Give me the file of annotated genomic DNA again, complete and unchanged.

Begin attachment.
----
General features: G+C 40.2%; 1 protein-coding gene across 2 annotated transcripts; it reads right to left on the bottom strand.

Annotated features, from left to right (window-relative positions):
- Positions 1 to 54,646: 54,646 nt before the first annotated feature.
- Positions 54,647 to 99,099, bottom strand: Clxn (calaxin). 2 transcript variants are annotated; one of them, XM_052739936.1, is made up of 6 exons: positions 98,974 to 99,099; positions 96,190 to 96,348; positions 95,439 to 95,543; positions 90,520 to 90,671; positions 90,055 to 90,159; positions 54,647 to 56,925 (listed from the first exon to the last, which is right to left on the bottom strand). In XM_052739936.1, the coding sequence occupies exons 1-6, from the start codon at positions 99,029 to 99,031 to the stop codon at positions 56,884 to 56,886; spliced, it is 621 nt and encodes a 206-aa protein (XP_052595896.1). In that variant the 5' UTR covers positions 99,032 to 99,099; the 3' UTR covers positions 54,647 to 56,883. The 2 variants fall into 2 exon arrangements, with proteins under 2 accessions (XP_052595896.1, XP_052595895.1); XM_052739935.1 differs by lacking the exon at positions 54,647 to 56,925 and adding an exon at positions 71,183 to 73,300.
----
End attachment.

General features: G+C 40.2%; 1 protein-coding gene across 2 annotated transcripts; it reads right to left on the bottom strand.

Annotated features, from left to right (window-relative positions):
- Positions 1 to 54,646: 54,646 nt before the first annotated feature.
- Positions 54,647 to 99,099, bottom strand: Clxn (calaxin). 2 transcript variants are annotated; one of them, XM_052739936.1, is made up of 6 exons: positions 98,974 to 99,099; positions 96,190 to 96,348; positions 95,439 to 95,543; positions 90,520 to 90,671; positions 90,055 to 90,159; positions 54,647 to 56,925 (listed from the first exon to the last, which is right to left on the bottom strand). In XM_052739936.1, the coding sequence occupies exons 1-6, from the start codon at positions 99,029 to 99,031 to the stop codon at positions 56,884 to 56,886; spliced, it is 621 nt and encodes a 206-aa protein (XP_052595896.1). In that variant the 5' UTR covers positions 99,032 to 99,099; the 3' UTR covers positions 54,647 to 56,883. The 2 variants fall into 2 exon arrangements, with proteins under 2 accessions (XP_052595896.1, XP_052595895.1); XM_052739935.1 differs by lacking the exon at positions 54,647 to 56,925 and adding an exon at positions 71,183 to 73,300.